Wednesday 9 June 2021, 4.00PM
Speaker(s): Kurt Bertels (LUCA School of Arts Campus Lemmens)
This paper sheds new light on the historically informed performance of the saxophone, which is not common in the field of the instrument. In the first section, it will focus on the context of nineteenth-century Brussels, from the emergence of the saxophone in 1841 to the end of the saxophone class in the Brussels Royal Conservatory in 1904. Thanks to its usefulness as a wind-band instrument, the emergence in Belgium of the saxophone is, like in France, linked with Belgian military bands. The most prestigious military band, the Royal Symphonic Band of the Belgian Guides, adopted the saxophones in 1849. In order to organize an adequate education in Brussels, the Royal Conservatory started with its first class in 1867. JeanValentin Bender (1801-1873), the first Kapellmeister of the Royal Symphonic Band of the Belgian Guides and François-Joseph Fétis (1784-1871), the first director of the Brussels Royal Conservatory, played an important role in the development of the saxophone in Brussels. In what context was this saxophone course set up? Who were its teachers and students? And what do unexplored sources (instrumental methods, historical recordings and instruments, manuscripts) reveal about the performance of the nineteenth-century saxophone repertoire?
In the second section, the presentation will concentrate on my current research project which focuses on the phenomenon of dedication in early-20th-century saxophone music in general and the dedicatee’s role in particular. This study aims at analysing the enduring importance of dedications in music after the 19th century as well as the decisive role of the performer-dedicatee. Two pioneering saxophonists to whom compositions were dedicated serve as case studies: Elise Hall (1853-1924) and Sigurd Rascher (1907-2001).
Meeting ID: 915 8006 2656
About the speaker:
Dr. Kurt Bertels (°1989) is postdoctoral researcher and professor of (historical & modern) Saxophone at LUCA School of Arts Campus Lemmens (Belgium). Enriching his performances with artistic research, Bertels brings the (Belgian) saxophone repertoire into the limelight. As a performer, he is invited to share his work in Europe, Asia, Oceania and in the U.S. He is a member and artistic leader of Kugoni Trio (saxophone/violin/piano) and works with pianist Bert Koch. As a soloist, he obtained prizes at national/international competitions and was awarded with the Fuga Trophee of the Union of the Belgian Composers for promoting Belgian music. In his doctoral research, Kurt Bertels conducted research on the history of the first Brussels saxophone class at the Royal Conservatory of Brussels (1867-1904). His research focused on the context, repertoire and performance practice of saxophonists who studied at the Brussels Conservatory. He has given lectures/masterclasses in Belgium and abroad on historical saxophone practice. His postdoctoral research focuses on dedicating music for saxophone during the first half of the twentieth century. The final aim is to perform the scores, written for Elise Hall and Sigurd Rascher, in a historical way. In 2020, Bertels published his first monograph on the nineteenth-century saxophone performance (ASP Editions). He also released various CDs with 19th-century Belgian saxophone music, in the hope that it will assist the saxophone to find its rightful place in historically informed performance practice. With The 19thCentury Saxophone in Brussels, Bertels presents 19th-century Brussels chamber music repertoire. In collaboration with Flanders Symphony Orchestra, Bertels presents the very first saxophone concertos with his CD Works for Saxophone and Orchestra by Paul Gilson. His discography also includes Through Time (2013), Mockingbird (2015), Fingerprints#2 (2016), Timelapse (2016), Klapzoen (2017), Fingerprints#3 (2019) and Essence by Kugoni Trio (2019). Bertels is an endorsing artist of Légère Reeds and is a member of the Young Academy of Flanders (Belgium).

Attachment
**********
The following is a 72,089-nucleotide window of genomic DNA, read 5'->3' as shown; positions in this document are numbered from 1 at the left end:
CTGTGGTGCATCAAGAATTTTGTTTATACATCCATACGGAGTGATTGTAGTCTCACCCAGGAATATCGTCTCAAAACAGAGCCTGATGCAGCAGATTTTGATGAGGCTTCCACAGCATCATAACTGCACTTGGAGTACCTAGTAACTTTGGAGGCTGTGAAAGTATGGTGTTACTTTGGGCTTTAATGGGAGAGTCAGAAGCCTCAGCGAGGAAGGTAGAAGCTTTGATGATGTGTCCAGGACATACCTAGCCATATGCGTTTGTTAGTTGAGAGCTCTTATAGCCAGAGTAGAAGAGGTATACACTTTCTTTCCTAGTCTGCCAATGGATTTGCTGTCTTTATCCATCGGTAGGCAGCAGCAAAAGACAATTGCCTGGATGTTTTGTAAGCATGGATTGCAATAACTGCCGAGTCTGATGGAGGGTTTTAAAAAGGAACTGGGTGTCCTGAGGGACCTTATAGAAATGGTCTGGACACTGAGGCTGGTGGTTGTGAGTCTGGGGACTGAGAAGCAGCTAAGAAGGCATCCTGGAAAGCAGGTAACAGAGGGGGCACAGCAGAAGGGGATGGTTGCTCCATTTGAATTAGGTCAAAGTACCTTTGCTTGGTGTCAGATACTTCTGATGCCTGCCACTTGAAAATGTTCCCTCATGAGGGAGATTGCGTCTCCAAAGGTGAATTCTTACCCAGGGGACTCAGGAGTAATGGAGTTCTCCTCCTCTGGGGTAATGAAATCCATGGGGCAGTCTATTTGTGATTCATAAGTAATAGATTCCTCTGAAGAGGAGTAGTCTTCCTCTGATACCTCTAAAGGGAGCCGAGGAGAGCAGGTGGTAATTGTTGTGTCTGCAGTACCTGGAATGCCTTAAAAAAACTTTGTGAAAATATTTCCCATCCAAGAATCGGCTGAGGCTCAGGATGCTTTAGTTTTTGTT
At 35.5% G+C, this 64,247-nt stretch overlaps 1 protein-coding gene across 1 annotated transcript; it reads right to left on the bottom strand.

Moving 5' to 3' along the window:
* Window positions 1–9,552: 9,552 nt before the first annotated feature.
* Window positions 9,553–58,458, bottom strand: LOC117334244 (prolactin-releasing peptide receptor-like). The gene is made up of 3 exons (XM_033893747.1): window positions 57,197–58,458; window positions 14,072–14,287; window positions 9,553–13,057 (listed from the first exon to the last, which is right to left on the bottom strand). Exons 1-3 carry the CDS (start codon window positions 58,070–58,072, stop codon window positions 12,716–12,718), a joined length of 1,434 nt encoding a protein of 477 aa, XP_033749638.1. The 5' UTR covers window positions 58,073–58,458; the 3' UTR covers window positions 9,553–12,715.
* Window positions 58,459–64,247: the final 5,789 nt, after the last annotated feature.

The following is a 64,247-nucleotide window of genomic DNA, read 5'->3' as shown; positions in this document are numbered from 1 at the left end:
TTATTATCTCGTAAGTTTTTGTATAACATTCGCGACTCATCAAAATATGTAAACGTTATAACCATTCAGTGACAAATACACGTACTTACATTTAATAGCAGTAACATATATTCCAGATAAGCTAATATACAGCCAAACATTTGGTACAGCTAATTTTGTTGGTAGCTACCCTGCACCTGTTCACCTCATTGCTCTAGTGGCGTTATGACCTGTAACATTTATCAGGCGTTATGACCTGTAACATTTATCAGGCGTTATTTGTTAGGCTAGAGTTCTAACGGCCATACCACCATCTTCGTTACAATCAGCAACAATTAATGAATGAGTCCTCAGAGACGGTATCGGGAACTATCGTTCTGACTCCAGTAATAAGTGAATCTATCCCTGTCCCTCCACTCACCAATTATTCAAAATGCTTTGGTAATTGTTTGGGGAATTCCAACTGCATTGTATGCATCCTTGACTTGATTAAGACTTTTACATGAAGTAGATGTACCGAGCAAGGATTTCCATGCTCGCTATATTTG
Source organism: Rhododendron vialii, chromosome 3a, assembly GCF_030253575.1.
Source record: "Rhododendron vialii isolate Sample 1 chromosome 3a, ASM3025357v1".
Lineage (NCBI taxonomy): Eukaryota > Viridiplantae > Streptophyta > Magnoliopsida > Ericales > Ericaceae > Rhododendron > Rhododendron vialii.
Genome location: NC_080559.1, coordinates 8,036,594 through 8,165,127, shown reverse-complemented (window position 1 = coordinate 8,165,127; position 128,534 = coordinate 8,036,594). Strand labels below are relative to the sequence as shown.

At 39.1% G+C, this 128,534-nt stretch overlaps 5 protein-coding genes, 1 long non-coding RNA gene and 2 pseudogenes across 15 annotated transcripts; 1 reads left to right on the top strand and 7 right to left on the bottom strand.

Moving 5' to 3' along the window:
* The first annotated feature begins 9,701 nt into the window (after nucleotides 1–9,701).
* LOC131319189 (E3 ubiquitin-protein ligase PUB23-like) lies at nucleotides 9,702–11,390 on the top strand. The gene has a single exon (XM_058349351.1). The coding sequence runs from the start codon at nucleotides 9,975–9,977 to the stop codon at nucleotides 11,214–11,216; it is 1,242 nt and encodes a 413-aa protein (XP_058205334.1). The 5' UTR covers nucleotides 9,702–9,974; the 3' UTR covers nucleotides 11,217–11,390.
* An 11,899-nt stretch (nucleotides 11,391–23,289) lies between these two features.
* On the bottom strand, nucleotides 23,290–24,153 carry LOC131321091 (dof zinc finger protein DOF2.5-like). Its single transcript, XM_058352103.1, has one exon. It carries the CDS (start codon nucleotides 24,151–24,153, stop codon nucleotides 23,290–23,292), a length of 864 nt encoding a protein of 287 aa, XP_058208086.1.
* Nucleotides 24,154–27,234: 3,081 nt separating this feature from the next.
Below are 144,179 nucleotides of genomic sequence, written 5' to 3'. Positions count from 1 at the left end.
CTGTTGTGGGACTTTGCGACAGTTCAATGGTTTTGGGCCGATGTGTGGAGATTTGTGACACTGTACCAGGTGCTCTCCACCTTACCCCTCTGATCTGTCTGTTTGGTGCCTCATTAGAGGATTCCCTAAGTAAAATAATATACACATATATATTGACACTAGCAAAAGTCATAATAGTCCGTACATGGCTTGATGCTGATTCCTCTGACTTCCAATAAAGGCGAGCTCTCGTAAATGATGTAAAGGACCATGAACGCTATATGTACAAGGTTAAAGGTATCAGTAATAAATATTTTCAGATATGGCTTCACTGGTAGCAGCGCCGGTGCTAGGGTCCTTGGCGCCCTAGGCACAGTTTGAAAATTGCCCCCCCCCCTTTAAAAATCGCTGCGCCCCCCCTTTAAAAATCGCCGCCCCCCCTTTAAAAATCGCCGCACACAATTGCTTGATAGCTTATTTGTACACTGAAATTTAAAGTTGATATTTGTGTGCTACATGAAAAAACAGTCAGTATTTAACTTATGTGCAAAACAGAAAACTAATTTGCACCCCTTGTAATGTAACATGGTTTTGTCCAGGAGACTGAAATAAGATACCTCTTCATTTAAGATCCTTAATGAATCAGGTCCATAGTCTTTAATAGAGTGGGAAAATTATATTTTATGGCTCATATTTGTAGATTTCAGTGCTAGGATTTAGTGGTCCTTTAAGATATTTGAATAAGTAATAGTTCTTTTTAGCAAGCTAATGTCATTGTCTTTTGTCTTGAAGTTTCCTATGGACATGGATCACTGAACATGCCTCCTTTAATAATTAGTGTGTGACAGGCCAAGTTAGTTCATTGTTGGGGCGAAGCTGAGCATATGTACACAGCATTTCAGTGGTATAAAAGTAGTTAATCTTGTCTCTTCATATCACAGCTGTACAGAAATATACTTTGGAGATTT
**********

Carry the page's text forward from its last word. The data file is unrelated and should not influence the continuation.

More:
Location: Online (Zoom)